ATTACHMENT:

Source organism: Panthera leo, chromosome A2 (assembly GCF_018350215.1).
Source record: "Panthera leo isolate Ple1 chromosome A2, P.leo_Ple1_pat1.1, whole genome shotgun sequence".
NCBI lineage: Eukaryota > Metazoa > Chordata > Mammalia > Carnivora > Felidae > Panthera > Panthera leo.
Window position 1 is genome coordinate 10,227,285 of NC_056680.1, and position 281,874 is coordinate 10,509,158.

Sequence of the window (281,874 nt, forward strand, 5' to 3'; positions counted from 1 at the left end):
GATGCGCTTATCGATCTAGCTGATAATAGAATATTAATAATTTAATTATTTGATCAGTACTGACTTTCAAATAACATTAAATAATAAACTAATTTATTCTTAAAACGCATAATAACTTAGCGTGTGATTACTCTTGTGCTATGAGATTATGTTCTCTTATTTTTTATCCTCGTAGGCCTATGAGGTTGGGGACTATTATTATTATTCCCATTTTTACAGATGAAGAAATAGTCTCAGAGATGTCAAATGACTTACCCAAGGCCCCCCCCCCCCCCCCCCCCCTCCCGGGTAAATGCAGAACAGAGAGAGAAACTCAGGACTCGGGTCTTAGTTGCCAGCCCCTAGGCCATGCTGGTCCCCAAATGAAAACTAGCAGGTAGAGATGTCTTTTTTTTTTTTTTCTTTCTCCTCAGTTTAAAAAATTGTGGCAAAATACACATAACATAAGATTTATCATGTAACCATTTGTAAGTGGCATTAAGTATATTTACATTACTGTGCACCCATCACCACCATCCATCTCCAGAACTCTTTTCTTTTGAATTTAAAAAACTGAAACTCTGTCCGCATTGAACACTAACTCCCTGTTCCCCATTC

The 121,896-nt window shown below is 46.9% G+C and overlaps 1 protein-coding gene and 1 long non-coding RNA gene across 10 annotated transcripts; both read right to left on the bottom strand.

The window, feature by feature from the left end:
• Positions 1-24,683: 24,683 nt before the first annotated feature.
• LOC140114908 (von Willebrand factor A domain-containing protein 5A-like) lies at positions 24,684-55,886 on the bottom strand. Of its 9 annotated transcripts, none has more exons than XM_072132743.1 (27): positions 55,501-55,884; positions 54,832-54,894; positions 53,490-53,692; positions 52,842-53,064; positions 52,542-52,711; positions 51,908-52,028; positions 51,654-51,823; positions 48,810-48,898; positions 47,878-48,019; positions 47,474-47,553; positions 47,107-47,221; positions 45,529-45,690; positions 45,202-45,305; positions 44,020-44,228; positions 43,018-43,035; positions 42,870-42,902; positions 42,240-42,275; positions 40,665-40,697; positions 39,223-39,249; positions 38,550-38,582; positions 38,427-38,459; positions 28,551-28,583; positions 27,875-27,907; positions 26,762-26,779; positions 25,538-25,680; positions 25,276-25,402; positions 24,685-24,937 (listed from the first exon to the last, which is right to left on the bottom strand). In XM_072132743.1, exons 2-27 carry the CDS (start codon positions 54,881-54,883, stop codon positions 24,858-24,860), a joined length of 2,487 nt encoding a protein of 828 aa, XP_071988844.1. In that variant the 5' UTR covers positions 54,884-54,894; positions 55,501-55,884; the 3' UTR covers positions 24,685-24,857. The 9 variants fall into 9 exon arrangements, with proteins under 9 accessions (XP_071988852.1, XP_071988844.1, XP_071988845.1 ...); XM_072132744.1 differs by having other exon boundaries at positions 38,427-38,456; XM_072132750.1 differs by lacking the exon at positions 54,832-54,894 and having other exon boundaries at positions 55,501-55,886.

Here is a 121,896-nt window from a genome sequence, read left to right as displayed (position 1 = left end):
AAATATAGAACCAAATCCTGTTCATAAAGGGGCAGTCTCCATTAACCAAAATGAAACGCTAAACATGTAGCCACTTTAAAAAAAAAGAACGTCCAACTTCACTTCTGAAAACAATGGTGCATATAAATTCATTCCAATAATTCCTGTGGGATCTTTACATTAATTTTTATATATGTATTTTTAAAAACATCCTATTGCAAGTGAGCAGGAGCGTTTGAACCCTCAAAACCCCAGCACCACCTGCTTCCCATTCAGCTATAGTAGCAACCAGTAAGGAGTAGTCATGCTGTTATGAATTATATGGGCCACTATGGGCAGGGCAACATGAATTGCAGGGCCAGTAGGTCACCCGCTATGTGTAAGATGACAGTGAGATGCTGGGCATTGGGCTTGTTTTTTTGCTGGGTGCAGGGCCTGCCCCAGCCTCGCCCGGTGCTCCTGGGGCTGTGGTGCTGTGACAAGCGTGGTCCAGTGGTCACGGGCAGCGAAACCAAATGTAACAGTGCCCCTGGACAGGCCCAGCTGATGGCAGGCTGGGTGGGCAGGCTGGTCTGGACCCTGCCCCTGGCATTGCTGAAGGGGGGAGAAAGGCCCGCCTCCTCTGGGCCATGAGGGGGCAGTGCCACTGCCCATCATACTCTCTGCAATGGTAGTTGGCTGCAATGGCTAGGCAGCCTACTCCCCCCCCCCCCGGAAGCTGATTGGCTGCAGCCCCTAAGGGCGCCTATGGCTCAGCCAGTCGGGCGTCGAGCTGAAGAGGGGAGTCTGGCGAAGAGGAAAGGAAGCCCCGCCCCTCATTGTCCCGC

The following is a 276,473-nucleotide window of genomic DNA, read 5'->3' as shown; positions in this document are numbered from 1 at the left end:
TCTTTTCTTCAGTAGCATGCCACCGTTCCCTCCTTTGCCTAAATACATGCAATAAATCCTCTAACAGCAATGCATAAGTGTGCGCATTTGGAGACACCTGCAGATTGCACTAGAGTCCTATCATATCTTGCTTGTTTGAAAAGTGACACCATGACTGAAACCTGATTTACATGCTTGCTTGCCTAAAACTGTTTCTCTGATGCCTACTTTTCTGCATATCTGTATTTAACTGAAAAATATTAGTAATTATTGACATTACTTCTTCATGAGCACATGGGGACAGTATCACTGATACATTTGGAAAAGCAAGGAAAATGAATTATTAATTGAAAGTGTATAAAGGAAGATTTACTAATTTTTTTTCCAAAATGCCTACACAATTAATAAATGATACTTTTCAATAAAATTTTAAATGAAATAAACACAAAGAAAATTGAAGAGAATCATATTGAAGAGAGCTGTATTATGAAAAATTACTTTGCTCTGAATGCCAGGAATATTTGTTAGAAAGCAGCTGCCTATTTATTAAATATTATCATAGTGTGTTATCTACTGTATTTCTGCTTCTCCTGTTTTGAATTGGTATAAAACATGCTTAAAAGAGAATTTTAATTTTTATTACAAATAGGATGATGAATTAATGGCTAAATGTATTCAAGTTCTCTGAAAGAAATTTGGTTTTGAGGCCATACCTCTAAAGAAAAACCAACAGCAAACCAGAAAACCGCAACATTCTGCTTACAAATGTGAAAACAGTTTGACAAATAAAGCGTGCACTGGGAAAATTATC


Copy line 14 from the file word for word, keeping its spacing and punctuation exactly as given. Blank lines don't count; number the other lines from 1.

TCTTTTCTTCAGTAGCATGCCACCGTTCCCTCCTTTGCCTAAATACATGCAATAAATCCTCTAACAGCAATGCATAAGTGTGCGCATTTGGAGACACCTGCAGATTGCACTAGAGTCCTATCATATCTTGCTTGTTTGAAAAGTGACACCATGACTGAAACCTGATTTACATGCTTGCTTGCCTAAAACTGTTTCTCTGATGCCTACTTTTCTGCATATCTGTATTTAACTGAAAAATATTAGTAATTATTGACATTACTTCTTCATGAGCACATGGGGACAGTATCACTGATACATTTGGAAAAGCAAGGAAAATGAATTATTAATTGAAAGTGTATAAAGGAAGATTTACTAATTTTTTTTCCAAAATGCCTACACAATTAATAAATGATACTTTTCAATAAAATTTTAAATGAAATAAACACAAAGAAAATTGAAGAGAATCATATTGAAGAGAGCTGTATTATGAAAAATTACTTTGCTCTGAATGCCAGGAATATTTGTTAGAAAGCAGCTGCCTATTTATTAAATATTATCATAGTGTGTTATCTACTGTATTTCTGCTTCTCCTGTTTTGAATTGGTATAAAACATGCTTAAAAGAGAATTTTAATTTTTATTACAAATAGGATGATGAATTAATGGCTAAATGTATTCAAGTTCTCTGAAAGAAATTTGGTTTTGAGGCCATACCTCTAAAGAAAAACCAACAGCAAACCAGAAAACCGCAACATTCTGCTTACAAATGTGAAAACAGTTTGACAAATAAAGCGTGCACTGGGAAAATTATC